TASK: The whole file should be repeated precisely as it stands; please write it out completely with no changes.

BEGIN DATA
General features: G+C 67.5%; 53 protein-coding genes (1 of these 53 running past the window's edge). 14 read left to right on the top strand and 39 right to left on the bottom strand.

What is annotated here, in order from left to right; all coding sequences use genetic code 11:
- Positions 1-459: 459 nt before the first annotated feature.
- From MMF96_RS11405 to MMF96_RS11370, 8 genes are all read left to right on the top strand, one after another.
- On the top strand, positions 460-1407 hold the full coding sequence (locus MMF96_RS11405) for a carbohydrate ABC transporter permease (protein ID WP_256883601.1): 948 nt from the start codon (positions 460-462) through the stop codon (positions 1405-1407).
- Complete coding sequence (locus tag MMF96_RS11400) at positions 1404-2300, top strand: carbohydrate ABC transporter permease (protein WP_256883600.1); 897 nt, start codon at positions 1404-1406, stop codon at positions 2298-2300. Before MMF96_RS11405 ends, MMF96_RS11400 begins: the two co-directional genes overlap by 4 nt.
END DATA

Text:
General features: G+C 67.5%; 53 protein-coding genes (1 of these 53 running past the window's edge). 14 read left to right on the top strand and 39 right to left on the bottom strand.

What is annotated here, in order from left to right; all coding sequences use genetic code 11:
- Positions 1-459: 459 nt before the first annotated feature.
- From MMF96_RS11405 to MMF96_RS11370, 8 genes are all read left to right on the top strand, one after another.
- On the top strand, positions 460-1407 hold the full coding sequence (locus MMF96_RS11405) for a carbohydrate ABC transporter permease (protein ID WP_256883601.1): 948 nt from the start codon (positions 460-462) through the stop codon (positions 1405-1407).
- Complete coding sequence (locus tag MMF96_RS11400) at positions 1404-2300, top strand: carbohydrate ABC transporter permease (protein WP_256883600.1); 897 nt, start codon at positions 1404-1406, stop codon at positions 2298-2300. Before MMF96_RS11405 ends, MMF96_RS11400 begins: the two co-directional genes overlap by 4 nt.